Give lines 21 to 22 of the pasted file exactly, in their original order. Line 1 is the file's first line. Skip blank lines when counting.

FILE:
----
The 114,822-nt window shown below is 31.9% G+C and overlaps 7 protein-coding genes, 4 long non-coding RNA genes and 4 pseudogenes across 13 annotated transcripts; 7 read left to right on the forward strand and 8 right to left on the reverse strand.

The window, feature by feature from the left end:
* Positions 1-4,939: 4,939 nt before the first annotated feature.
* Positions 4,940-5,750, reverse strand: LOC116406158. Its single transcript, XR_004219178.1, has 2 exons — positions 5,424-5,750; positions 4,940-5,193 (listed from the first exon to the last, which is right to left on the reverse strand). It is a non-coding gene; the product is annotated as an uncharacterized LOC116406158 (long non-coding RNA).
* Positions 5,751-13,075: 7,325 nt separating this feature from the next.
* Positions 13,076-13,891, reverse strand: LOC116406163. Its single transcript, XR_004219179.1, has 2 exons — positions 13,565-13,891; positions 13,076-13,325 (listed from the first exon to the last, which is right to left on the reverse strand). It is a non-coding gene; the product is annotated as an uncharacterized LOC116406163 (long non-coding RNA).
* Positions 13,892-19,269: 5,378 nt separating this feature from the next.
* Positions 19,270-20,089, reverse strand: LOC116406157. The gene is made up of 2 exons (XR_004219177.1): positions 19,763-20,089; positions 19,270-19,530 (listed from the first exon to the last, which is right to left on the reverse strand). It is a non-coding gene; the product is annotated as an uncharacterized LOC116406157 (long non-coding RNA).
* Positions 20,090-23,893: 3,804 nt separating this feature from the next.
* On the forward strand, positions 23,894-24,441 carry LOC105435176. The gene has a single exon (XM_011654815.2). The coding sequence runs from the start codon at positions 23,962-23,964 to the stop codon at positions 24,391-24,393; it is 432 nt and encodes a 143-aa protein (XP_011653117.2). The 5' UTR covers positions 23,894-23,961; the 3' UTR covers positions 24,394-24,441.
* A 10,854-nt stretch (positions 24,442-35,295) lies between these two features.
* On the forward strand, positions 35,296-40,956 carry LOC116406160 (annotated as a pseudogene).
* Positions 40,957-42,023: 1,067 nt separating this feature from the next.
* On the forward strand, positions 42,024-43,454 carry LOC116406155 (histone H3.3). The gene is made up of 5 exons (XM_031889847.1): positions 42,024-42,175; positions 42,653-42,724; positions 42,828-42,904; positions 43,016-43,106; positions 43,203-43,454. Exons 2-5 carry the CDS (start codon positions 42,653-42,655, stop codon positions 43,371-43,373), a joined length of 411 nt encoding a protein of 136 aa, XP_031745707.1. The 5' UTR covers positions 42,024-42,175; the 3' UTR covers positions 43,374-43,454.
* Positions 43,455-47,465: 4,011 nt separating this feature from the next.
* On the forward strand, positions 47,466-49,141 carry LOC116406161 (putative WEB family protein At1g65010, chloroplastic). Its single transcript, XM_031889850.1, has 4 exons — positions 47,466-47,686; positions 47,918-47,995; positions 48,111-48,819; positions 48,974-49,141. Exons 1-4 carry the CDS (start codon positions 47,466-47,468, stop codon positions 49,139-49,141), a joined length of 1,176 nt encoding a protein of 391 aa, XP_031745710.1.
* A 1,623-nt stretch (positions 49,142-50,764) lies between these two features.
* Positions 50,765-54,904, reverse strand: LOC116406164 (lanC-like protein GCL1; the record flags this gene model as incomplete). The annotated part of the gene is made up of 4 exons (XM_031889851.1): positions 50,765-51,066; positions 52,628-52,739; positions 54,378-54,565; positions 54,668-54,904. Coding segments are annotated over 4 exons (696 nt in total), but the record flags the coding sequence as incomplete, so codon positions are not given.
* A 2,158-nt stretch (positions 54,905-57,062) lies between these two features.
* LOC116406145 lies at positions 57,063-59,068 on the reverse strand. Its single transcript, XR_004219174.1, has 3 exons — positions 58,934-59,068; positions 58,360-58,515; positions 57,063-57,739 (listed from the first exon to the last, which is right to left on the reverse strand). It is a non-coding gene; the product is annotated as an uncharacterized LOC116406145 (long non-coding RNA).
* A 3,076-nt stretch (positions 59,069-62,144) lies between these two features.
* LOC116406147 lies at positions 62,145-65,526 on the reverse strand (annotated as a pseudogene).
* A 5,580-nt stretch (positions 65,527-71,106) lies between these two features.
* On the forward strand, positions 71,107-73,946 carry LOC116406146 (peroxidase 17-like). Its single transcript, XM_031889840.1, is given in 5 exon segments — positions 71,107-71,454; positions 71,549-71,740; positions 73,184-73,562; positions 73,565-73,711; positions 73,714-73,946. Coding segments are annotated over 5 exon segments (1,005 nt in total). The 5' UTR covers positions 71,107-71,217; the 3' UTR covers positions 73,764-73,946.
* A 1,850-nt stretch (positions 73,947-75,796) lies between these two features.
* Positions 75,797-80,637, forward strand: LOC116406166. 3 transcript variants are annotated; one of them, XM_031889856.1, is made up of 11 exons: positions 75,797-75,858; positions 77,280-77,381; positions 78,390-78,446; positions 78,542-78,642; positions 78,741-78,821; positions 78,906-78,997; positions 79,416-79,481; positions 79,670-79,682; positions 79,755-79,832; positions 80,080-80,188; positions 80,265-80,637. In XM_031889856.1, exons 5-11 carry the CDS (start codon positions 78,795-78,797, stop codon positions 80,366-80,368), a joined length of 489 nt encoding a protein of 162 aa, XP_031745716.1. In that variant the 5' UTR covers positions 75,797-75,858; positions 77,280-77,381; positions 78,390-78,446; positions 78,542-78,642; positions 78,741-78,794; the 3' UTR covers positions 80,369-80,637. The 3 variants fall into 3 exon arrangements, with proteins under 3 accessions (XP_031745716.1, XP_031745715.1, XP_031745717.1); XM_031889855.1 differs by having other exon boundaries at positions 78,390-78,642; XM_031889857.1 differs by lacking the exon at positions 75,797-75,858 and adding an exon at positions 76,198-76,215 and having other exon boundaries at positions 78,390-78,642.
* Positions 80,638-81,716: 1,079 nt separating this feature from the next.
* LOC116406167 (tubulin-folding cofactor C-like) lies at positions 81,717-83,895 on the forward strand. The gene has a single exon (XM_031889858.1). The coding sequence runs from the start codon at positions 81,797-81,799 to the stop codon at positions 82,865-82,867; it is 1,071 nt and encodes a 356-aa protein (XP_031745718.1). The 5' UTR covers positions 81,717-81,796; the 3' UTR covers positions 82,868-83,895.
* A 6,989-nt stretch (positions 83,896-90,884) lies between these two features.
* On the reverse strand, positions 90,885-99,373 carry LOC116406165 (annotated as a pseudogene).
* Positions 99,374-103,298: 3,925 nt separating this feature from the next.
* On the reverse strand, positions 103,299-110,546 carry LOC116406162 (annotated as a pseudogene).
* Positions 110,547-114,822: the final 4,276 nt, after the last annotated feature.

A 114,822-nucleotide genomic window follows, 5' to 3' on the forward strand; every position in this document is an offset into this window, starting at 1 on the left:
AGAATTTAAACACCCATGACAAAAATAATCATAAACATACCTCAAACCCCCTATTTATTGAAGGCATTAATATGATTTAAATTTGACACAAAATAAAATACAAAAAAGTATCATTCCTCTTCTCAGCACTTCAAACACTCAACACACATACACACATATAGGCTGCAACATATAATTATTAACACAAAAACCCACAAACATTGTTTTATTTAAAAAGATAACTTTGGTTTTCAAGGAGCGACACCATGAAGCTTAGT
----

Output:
* A 3,076-nt stretch (positions 59,069-62,144) lies between these two features.
* LOC116406147 lies at positions 62,145-65,526 on the reverse strand (annotated as a pseudogene).